IDEAS home Printed from
   My bibliography  Save this paper

What Explains High Commodity Price Volatility? Estimating a Unified Model of Common and Commodity-Specific, High- and Low-Frequency Factors


  • Karali, Berna
  • Power, Gabriel J.


We estimate a model of common and commodity-specific, high- and low-frequency factors, built on the spline-GARCH model of Engle and Rangel (2008) to explain the period of exceptionally high price volatility in commodity markets during 2006-2008. We find that decomposing realized volatility into high- and low-frequency components reveals the impact of slowly-evolving macroeconomic variables on the price volatility. Further, we find that while macroeconomic variables have similar effects within the same commodity category (e.g., storable agricultural), they have different effects across commodity groups (e.g., live stock versus energy).

Suggested Citation

  • Karali, Berna & Power, Gabriel J., 2009. "What Explains High Commodity Price Volatility? Estimating a Unified Model of Common and Commodity-Specific, High- and Low-Frequency Factors," 2009 Annual Meeting, July 26-28, 2009, Milwaukee, Wisconsin 49576, Agricultural and Applied Economics Association.
  • Handle: RePEc:ags:aaea09:49576

    Download full text from publisher

    File URL:
    Download Restriction: no

    References listed on IDEAS

    1. Robert S. Pindyck, 1994. "Inventories and the Short-Run Dynamics of Commodity Prices," RAND Journal of Economics, The RAND Corporation, vol. 25(1), pages 141-159, Spring.
    2. Robert F. Engle & Jose Gonzalo Rangel, 2008. "The Spline-GARCH Model for Low-Frequency Volatility and Its Global Macroeconomic Causes," Review of Financial Studies, Society for Financial Studies, vol. 21(3), pages 1187-1222, May.
    3. Ser-Huang Poon & Clive W.J. Granger, 2003. "Forecasting Volatility in Financial Markets: A Review," Journal of Economic Literature, American Economic Association, vol. 41(2), pages 478-539, June.
    4. Berna Karali & Walter N. Thurman, 2009. "Announcement effects and the theory of storage: an empirical study of lumber futures," Agricultural Economics, International Association of Agricultural Economists, vol. 40(4), pages 421-436, July.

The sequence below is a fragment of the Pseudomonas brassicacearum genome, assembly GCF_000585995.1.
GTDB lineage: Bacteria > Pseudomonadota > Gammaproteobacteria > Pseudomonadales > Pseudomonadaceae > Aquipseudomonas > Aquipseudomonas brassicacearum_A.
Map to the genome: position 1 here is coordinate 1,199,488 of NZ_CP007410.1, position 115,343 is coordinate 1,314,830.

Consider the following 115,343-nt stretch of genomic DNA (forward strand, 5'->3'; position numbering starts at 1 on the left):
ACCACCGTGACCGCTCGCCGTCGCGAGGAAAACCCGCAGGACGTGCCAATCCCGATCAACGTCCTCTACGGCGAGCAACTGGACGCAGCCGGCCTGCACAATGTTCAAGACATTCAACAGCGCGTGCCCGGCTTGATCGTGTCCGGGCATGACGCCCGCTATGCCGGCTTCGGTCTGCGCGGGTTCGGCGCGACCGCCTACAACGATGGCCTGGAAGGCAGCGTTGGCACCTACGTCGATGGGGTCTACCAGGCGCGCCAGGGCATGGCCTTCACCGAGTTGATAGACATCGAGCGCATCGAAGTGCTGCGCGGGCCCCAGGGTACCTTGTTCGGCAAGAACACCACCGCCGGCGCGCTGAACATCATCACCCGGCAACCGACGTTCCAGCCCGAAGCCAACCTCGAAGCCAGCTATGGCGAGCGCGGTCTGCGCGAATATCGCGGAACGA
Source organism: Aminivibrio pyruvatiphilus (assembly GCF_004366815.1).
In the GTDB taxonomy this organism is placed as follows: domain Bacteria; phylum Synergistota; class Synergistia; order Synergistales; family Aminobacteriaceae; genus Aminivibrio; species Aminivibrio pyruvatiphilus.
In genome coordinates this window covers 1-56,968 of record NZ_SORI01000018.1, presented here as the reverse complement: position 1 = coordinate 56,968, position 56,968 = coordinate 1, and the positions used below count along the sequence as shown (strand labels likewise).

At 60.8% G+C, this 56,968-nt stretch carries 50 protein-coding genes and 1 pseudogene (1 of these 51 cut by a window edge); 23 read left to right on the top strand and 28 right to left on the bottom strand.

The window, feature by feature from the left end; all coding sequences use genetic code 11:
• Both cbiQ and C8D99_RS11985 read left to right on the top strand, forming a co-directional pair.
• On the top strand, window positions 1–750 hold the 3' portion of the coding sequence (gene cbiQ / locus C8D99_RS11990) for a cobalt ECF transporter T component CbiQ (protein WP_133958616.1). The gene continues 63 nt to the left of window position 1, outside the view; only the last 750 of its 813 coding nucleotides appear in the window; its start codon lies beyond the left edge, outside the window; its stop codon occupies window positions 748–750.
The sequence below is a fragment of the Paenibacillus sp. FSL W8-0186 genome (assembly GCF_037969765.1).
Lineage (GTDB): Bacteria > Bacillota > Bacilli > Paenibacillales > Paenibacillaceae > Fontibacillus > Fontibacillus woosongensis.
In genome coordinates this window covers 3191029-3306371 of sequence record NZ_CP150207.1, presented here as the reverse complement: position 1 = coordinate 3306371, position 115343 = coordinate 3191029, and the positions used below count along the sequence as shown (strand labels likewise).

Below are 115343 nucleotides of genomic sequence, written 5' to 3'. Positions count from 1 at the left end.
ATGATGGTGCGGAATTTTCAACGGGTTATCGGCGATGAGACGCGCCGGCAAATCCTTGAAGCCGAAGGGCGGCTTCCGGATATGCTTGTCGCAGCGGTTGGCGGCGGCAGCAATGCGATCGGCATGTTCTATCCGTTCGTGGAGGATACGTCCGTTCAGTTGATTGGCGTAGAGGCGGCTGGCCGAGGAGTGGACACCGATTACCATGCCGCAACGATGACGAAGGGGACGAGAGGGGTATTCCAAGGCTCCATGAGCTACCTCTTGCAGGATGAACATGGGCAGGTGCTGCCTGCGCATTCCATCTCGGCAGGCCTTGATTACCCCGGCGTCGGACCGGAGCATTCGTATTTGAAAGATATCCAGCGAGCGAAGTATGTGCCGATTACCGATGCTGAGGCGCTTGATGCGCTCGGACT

5. Ian Tonks & Jane Black, 1999. "Time Series Volatility Commodity Futures Prices," FMG Discussion Papers dp331, Financial Markets Group.
    6. Bollerslev, Tim, 1986. "Generalized autoregressive conditional heteroskedasticity," Journal of Econometrics, Elsevier, vol. 31(3), pages 307-327, April.
    7. Mark, Darrell R. & Brorsen, B. Wade & Anderson, Kim B. & Small, Rebecca M., 2008. "Price Risk Management Alternatives for Farmers in the Absence of Forward Contracts with Grain Merchants," Choices, Agricultural and Applied Economics Association, vol. 23(2).
    Full references (including those not matched with items on IDEAS)


    Citations are extracted by the CitEc Project, subscribe to its RSS feed for this item.

    Cited by:

    1. Ott, Herve, 2012. "Which factors drive which volatility in the grain sector?," 123rd Seminar, February 23-24, 2012, Dublin, Ireland 122486, European Association of Agricultural Economists.
    2. Hervé Ott, 2014. "Extent and possible causes of intrayear agricultural commodity price volatility," Agricultural Economics, International Association of Agricultural Economists, vol. 45(2), pages 225-252, March.
    3. Semei Coronado-Ram'irez & Pedro Celso-Arellano & Omar Rojas, 2014. "Adaptive Market Efficiency of Agricultural Commodity Futures Contracts," Papers 1412.8017,, revised Mar 2015.
    4. von Braun, Joachim & Tadesse, Getaw, 2012. "Global Food Price Volatility and Spikes: An Overview of Costs, Causes, and Solutions," Discussion Papers 120021, University of Bonn, Center for Development Research (ZEF).

    More about this item


    volatility; spline-GARCH; futures markets; Agricultural Finance; Demand and Price Analysis;

    NEP fields

    This paper has been announced in the following NEP Reports:


    Access and download statistics


    All material on this site has been provided by the respective publishers and authors. You can help correct errors and omissions. When requesting a correction, please mention this item's handle: RePEc:ags:aaea09:49576. See general information about how to correct material in RePEc.

    For technical questions regarding this item, or to correct its authors, title, abstract, bibliographic or download information, contact: (AgEcon Search). General contact details of provider: .

    If you have authored this item and are not yet registered with RePEc, we encourage you to do it here. This allows to link your profile to this item. It also allows you to accept potential citations to this item that we are uncertain about.

    If CitEc recognized a reference but did not link an item in RePEc to it, you can help with this form .

    If you know of missing items citing this one, you can help us creating those links by adding the relevant references in the same way as above, for each refering item. If you are a registered author of this item, you may also want to check the "citations" tab in your RePEc Author Service profile, as there may be some citations waiting for confirmation.

    Please note that corrections may take a couple of weeks to filter through the various RePEc services.

    IDEAS is a RePEc service hosted by the Research Division of the Federal Reserve Bank of St. Louis . RePEc uses bibliographic data supplied by the respective publishers.